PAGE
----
Do Unplanned Pregnancies Have an Effect on Pregnancy Complications in a Rural Population Of South Africa?
Akeem T. Ketlogetswe, University of the Witwatersrand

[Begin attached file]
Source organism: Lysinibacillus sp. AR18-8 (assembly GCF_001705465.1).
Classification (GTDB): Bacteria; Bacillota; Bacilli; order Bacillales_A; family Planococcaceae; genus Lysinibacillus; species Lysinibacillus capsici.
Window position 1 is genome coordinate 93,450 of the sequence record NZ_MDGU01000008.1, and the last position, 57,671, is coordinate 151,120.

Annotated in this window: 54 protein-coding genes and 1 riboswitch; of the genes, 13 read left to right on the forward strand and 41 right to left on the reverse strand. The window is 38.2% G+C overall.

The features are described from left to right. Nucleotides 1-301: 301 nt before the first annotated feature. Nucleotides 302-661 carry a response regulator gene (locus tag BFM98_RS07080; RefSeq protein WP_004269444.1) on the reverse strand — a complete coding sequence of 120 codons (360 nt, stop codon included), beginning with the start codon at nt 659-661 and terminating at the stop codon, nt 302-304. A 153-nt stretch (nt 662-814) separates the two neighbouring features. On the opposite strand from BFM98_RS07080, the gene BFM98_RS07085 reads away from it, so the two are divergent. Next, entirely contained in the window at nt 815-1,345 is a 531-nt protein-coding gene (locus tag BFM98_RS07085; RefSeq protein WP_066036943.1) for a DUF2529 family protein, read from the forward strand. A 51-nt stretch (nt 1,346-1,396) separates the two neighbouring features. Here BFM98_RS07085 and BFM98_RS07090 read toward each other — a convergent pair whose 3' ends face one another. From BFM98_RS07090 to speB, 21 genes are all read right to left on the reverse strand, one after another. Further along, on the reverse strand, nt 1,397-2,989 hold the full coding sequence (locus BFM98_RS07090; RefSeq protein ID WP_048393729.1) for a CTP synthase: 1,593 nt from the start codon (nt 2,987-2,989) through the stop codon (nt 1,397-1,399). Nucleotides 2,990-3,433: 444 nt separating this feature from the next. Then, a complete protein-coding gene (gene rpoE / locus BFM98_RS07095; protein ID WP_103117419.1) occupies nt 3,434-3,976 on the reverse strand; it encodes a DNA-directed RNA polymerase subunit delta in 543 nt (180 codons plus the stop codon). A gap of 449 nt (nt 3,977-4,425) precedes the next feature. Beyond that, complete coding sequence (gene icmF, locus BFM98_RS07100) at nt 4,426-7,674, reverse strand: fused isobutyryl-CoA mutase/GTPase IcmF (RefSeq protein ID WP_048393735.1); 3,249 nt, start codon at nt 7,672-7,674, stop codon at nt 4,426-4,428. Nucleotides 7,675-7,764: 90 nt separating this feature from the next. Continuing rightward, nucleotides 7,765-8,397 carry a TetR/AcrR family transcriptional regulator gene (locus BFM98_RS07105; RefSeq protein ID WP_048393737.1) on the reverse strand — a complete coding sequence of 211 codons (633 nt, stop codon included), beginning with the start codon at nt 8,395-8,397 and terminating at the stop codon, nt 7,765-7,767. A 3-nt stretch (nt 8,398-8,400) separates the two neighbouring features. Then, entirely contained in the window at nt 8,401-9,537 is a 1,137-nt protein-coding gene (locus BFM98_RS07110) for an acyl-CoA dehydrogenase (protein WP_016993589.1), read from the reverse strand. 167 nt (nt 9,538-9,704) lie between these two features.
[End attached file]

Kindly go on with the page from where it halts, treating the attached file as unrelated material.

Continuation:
The problem of unplanned-pregnancy continues to be a burden in many countries in the sub-Saharan Africa region. Women who have unplanned-pregnancy face significantly more hurdles which subsequently increase risk of pregnancy complications and both maternal and child mortality. The aim was to determine the association of unplanned pregnancies and pregnancy complications in the Agincourt Health and Demographic Surveillance Site (AHDSS) South Africa. Secondary data from the AHDSS database were used to examine the relationship using logistic regression in 10,225 single pregnancies that occurred between 01 January 1998 and 31 December 2002. Unplanned pregnancies for the entire period was 3,898(50.19%) and 2,458(24.04%) pregnancies had missing information. Results suggest that unplanned-pregnancies increased the likelihood of pregnancy complications. Factors that were protective against pregnancy complications were antenatal clinic attendance, mother’s age and not being a first time mother. In contrast, women with post secondary education were more likely to have pregnancy complications